Content: Many of you have educational savings accounts to help pay for your kids’ college expenses. When you are going through a divorce, you will want to protect that money, so that your kids can still use it for college (even if it is several years down the road).
There are several different types of educational savings accounts, but they are all similarly structured. The most common is a 529 plan . These plans are often set up when the child is born, so that the parents can make regular deposits for 17 years and accumulate enough money to cover college. The money can then be withdrawn tax-free if it is used for qualified educational expenses (such as tuition, fees, books, equipment, and room and board).
These accounts assign one parent to be the owner, who can generally use the money as they see fit. If you have an educational savings account, you may want to include these points in your divorce settlement:
1) How qualified withdrawals are used Make sure all withdrawals are used for qualified higher education expenses (QHEE): tuition, fees, books, supplies, and room and board. You may want to assign some restrictions.
For example, if your child is living with your ex-spouse while they attend college, they could pay rent to your ex under the “room and board” provision. You probably do not intend for your money to be spent that way, so you could specify that the money must go to a specific educational institution (or a particular store for educational supplies).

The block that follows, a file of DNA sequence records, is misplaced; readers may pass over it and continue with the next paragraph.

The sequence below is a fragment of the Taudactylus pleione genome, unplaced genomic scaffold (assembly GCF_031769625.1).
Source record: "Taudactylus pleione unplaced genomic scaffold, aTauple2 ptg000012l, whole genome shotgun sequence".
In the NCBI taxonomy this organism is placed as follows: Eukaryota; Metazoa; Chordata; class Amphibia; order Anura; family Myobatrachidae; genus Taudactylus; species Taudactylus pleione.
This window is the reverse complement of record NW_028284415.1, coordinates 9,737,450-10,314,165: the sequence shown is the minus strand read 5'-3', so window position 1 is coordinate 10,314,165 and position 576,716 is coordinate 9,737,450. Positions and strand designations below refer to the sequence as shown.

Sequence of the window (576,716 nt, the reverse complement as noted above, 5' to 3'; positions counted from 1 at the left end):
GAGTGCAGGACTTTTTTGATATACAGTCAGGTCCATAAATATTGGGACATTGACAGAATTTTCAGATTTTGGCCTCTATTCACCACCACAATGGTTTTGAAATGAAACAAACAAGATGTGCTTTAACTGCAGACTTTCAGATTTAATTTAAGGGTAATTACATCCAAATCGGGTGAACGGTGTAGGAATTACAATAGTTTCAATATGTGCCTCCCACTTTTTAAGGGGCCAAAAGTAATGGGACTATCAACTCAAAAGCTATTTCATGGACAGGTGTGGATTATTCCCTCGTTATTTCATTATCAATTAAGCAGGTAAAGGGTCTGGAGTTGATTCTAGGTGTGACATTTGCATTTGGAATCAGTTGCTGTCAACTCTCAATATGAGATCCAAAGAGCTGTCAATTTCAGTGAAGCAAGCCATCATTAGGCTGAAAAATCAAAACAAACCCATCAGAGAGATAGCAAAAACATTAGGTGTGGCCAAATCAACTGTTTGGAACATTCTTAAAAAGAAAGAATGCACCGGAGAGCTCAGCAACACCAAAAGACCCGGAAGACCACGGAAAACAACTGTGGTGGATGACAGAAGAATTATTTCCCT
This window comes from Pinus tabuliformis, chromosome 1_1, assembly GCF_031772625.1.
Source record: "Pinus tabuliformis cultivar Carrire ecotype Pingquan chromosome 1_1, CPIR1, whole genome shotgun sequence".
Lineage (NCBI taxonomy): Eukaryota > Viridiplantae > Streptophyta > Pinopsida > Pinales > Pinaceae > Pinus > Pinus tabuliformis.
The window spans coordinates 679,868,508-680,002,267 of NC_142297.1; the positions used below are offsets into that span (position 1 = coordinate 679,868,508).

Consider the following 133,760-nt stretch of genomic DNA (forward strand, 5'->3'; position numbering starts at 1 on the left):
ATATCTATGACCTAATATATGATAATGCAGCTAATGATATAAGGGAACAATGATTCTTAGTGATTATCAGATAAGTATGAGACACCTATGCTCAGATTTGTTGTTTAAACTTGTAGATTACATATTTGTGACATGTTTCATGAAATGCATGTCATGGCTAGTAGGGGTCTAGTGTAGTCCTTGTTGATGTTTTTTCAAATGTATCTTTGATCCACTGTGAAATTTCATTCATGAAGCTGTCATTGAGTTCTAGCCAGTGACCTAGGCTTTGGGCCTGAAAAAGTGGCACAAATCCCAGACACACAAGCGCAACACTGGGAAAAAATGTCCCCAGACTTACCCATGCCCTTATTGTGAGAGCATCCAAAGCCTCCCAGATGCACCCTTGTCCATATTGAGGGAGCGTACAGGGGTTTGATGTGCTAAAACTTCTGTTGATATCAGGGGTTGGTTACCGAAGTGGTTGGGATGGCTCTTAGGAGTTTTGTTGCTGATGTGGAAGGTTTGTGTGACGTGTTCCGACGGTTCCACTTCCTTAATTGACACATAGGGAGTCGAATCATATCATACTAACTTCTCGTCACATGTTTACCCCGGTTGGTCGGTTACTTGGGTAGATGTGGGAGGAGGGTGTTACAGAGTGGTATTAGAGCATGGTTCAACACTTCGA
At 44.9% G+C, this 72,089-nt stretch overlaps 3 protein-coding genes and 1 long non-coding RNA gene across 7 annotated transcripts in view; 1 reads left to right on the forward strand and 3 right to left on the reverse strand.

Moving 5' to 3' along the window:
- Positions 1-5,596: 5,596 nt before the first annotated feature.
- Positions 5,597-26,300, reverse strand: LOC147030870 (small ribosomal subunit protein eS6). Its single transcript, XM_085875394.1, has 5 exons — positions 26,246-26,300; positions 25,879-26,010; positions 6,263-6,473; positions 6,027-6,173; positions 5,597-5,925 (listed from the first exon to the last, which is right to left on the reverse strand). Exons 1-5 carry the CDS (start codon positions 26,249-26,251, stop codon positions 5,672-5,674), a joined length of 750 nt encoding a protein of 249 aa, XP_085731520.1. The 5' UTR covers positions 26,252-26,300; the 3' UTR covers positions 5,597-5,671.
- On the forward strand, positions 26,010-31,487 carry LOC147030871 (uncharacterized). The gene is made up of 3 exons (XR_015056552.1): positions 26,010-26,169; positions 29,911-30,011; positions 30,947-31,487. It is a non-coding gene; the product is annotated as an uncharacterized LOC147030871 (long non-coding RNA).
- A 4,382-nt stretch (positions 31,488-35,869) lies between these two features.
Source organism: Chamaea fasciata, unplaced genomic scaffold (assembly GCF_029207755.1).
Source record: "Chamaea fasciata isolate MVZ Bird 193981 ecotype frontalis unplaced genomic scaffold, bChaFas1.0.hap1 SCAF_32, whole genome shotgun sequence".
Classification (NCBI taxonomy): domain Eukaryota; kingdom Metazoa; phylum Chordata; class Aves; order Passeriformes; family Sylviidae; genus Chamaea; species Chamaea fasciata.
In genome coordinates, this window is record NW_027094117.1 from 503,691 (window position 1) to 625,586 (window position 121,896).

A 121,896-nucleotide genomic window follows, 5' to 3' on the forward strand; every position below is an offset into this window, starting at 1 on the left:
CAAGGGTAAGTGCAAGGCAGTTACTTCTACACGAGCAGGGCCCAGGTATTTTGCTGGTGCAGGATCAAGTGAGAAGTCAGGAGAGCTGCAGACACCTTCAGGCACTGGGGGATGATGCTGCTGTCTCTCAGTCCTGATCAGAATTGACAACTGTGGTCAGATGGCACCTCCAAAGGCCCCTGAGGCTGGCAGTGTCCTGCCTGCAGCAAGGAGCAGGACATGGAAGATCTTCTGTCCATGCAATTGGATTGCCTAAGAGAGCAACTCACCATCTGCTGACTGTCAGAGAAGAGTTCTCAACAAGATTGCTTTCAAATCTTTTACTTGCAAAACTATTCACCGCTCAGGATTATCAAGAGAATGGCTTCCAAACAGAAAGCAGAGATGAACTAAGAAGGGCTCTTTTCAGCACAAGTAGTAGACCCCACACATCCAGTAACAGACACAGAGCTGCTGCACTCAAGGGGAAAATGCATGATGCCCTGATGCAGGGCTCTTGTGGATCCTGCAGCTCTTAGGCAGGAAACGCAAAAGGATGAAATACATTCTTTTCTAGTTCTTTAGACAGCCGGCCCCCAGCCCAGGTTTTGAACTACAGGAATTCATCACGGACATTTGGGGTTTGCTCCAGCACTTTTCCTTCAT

2) How unqualified withdrawals are used Sometimes, parents need to withdraw money from their child’s educational account because of an emergency or an economic downturn. These situations can be totally unforeseen, and they might happen several years after your divorce is finalized. Think about how you want to handle these cases, and include those specifics in your divorce settlement.
3) State tax benefits Some states offer a tax deduction for contributions to a college savings plan. You may want to open a separate plan in your own name, so that you can receive those tax benefits moving forward.
4) Successors If the parent whose name is on the plan passes away, what will happen to that money? Will it go to the ex-spouse, a new spouse, or somewhere completely different? You can specify these successors in your settlement.
5) Account statements Ask for monthly statements from the 529 account to be sent to you. Then you stay informed about what is going on with the account, so there will not be any unexpected surprises down the line.
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